Humans are naturally groupish, so people from diverse backgrounds often do not naturally mesh together. This a challenge for the leaders of diverse groups, and a worthwhile one to tackle given the benefits that can accrue from having a wide variety of viewpoints on hand. A new study in the American Sociological Review suggests a very old-fashioned solution: prayer.
Prayer, argue the trio of researchers from UConn, Duke, and the University of New Mexico, can serve as a useful “bridging cultural practice” that increases group cohesion. Drawing both on ethnographic observations of an interfaith group called, well, Interfaith, and national-level data, the researchers argue that “a coalition’s prayer practices are associated with its objective level of racial and socioeconomic diversity and its subjective perception of challenges arising from such diversity.”
They explain what it was like to sit in on Interfaith events:Among the diverse gatherings observed, all but one included some kind of prayer, and more than half included multiple prayers offered by clergy representing different faith traditions and often delivered in different languages—most commonly English and Spanish, but also occasionally Creole, Russian, Hebrew, or Arabic. Inviting multiple clergy to pray demonstrated the organization’s inclusivity and pulled diverse participants beyond their differences into a partially shared identity as members of this diverse faith community.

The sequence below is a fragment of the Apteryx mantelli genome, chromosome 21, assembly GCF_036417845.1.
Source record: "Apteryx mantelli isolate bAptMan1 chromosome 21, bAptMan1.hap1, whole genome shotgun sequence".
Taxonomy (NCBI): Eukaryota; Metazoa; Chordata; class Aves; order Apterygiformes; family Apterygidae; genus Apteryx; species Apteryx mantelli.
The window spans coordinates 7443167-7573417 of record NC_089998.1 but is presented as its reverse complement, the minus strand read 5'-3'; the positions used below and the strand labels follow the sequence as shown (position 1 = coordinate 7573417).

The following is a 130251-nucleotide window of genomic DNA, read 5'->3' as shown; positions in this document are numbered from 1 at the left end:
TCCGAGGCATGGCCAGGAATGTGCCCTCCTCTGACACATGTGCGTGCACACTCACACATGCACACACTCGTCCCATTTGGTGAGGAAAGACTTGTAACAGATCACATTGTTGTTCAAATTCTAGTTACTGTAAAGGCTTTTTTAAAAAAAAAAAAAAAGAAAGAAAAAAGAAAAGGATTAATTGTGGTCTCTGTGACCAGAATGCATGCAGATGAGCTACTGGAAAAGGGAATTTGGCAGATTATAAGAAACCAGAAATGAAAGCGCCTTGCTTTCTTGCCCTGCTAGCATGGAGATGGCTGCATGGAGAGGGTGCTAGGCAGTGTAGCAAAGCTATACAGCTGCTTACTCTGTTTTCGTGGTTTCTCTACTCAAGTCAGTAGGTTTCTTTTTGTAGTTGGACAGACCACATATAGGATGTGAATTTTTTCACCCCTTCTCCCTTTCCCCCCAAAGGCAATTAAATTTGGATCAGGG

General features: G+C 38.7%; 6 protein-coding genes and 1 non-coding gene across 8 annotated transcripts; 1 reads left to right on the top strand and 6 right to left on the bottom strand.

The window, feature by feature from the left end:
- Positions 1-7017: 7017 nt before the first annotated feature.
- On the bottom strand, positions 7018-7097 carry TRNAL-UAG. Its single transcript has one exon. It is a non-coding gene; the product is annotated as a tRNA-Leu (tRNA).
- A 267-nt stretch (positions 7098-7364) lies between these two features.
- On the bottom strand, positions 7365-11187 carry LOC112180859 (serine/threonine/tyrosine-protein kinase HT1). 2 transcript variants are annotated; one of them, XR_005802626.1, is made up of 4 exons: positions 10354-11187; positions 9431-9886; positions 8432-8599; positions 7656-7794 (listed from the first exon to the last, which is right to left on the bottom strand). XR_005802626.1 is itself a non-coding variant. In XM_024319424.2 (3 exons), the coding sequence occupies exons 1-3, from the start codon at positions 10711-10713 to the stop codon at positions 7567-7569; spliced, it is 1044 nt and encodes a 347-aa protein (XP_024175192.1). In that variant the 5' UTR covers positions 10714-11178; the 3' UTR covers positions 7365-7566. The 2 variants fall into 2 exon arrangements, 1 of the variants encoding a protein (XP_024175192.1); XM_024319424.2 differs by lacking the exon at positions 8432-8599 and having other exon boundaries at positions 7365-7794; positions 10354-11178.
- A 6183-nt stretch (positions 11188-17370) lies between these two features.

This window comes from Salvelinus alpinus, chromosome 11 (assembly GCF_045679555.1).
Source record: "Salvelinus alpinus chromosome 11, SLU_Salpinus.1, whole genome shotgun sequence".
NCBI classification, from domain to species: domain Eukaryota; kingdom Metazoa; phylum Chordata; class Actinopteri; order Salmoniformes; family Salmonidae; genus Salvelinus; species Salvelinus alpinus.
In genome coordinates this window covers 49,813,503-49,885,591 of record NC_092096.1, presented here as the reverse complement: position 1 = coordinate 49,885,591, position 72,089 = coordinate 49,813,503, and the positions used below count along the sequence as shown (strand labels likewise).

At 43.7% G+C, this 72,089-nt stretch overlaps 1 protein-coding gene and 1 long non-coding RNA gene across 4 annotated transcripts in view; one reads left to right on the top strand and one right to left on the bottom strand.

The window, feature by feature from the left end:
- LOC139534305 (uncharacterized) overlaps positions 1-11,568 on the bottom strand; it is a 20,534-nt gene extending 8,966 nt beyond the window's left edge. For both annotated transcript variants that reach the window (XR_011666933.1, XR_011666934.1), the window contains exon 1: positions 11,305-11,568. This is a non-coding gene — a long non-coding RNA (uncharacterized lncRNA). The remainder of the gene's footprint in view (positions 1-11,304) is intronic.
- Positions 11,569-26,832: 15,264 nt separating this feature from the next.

Bridging efforts at diverse events were not limited to arranging for multiple and accessible prayers. The content and form of the
prayers also performed bridging work. Specifically, we observed two kinds of prayer content and two prayer forms that were used
to emphasize the qualities that Interfaith’s members share as people of faith, while downplaying or celebrating their differences.
These prayers were also used to underscore the potential inclusivity of this identity category to all participants, regardless of their
religion, race, ethnicity, or class. At times, these contents and forms occurred in combination, illustrating that a single prayer could
perform bridging work on multiple levels.
As the researchers explain, it’s impossible to know the direction of causality here — that is, it may simply be that “[prayer] practices may … attract a more diverse membership to a coalition,” rather than that prayer helps forge community within that coalition. But, they point out, the types of prayer used in the diverse groups they studied tended to take on certain unity-building characteristics that were rarely present in homogeneous groups’ prayers practices, suggesting that prayer did play an important role.
I know a lot of people who are staunch nonbelievers — and I am in this camp myself — are squicked out by any notion of prayer being a useful thing, and would probably not be happy if a group in which they were a member had a few minutes reserved for communal prayer. But it’s worth keeping in mind that (1) this study doesn’t really have anything to do with church-vs.-state issues; and (2) like it or not and despite many other indicators of rising secularism, most Americans still pray daily. So given how difficult — and, in many cases, important — it is to instill in a diverse group a sense of unity and shared purpose, these findings could prove very useful.